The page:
So, before anyone gets the wrong end of the stick – I don’t mean my job. Despite the challenges of the last few months I love my role as a head- perhaps even more so now – lockdown has shown me that I can help support my community in many more ways than just through education.
No, when say I quit, I mean I am not going back to the way it was.
Lockdown has taught me many things and I owe it to myself and my staff to hold onto that learning and change the way we work.
So what am I quitting?
- Unnecessary reports
One thing I have realised through lockdown is that a lot of my time was wasted writing reports for one reason or another. My SLT and teachers have looked at reports in the past and whittled them down but now is the time for a real culling! Many are written to either justify decisions we have made or for other people who in reality probably don’t need them. Why have I in the past wasted hours writing a report justifying my use of Sport’s Premium, reports justifying interventions for governors etc.? I haven’t done them during lockdown- in many cases a simple conversation was enough. Now is the time to think about what is really needed and what is useful rather than just writing them out of habit.
- Imposter syndrome thoughts
Lockdown has taught me that I am a good leader who can lead through a crisis really well. I am proud that the things I value such as wellbeing and positivity have come to the forefront and helped to support my team through their worst days. I am proud that I was flexible, creative and empathetic. I am proud that some of my children are back at school safely and that we have been open throughout.
That was hard to write!
I think this is true of many heads. We often feel we are not good enough for the role or that we could do better. We very rarely accept we have done a good job. Moving forward I am going to try and remember that I have led my school effectively through a dreadful national crisis, one that was previously unheard of, and I have helped my team come out the other side more connected and probably more effective than ever.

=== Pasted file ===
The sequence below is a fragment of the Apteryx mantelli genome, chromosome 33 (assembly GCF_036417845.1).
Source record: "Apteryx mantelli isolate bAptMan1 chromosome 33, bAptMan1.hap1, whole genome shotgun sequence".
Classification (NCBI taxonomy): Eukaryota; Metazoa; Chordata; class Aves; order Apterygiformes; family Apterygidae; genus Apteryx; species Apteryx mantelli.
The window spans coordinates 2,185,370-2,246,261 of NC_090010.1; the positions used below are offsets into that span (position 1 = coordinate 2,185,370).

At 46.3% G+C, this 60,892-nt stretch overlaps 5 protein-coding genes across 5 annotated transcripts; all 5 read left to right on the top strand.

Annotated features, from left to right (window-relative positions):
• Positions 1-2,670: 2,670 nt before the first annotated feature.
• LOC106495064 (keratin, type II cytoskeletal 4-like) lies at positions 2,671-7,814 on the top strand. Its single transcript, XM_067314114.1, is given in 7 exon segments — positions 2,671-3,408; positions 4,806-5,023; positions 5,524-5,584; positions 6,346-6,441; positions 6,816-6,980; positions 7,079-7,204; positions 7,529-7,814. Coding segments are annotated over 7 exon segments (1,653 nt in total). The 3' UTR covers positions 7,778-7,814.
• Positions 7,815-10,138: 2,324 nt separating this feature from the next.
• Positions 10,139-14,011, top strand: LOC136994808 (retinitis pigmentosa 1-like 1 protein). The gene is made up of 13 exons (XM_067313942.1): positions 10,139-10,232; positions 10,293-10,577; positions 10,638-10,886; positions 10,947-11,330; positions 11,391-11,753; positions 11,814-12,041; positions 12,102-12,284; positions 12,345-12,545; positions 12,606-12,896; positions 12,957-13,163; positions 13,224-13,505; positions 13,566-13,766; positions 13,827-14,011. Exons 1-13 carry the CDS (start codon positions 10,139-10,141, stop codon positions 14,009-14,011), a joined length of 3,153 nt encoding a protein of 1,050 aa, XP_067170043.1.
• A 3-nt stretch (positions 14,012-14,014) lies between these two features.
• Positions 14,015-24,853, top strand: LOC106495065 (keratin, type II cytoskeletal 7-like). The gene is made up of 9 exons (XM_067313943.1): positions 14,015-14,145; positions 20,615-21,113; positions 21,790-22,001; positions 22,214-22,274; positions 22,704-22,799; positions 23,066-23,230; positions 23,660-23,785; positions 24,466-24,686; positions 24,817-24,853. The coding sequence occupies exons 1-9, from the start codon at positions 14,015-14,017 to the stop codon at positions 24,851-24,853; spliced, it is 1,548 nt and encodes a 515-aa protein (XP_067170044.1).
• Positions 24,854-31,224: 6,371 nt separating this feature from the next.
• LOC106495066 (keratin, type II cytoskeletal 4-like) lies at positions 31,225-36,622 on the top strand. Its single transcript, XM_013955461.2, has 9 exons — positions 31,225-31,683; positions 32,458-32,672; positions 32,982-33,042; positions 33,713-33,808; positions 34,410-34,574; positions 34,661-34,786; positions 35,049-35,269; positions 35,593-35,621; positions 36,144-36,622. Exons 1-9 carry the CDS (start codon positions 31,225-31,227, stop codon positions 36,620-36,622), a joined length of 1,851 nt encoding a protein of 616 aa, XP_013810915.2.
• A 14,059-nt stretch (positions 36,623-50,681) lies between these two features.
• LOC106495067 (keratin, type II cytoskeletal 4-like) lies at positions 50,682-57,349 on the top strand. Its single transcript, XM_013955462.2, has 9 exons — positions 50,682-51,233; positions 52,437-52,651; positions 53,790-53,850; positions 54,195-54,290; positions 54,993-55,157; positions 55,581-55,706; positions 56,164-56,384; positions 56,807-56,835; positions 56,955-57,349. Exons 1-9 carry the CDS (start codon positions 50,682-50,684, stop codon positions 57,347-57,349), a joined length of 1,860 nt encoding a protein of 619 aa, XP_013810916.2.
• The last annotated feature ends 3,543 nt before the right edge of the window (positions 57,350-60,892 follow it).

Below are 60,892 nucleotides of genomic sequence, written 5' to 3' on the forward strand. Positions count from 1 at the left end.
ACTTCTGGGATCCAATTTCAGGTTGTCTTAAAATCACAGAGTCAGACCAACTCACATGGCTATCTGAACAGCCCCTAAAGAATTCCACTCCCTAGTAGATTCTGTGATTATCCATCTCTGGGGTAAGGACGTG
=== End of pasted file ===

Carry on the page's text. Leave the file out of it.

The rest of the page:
- Being a control freak
Yes- hard to believe I know! I am very organised – I’m one of those people that lives by action lists and I even write things on my list that weren’t on my list just so I can tick them off! To be honest I like being in control and planning has always been a strength. Don’t get me wrong- my leadership style is a collaborative one and we have a culture of coaching but there is still a control and normality in that. Lockdown has shown me that I can cope with uncertainty on a daily basis and being in control is not as important as leading the way. My staff don’t need me to know the answers or have the minute detail of a plan they just need me to know the direction of travel. I like the ambiguity and the creativity it has brought out in both me and my staff. I might even get rid of some plans!
- Doing things for other people
Now on first read this sounds like I’m going to turn into a really selfish individual but what I actually mean is I am stopping doing things which add no value to my children, staff or community. There are so many tasks we seem to do in schools which have no impact on our children- one prime example was the DfE attendance register. It took many of us hours to navigate until we realised it wasn’t compulsory and it is time to rethink how we spend our time. I am definitely going to spend more of my time in the classroom but to do this I need to prioritise and get rid of the unnecessary. I am determined to do some ruthless ridding of pointless tasks- watch this space!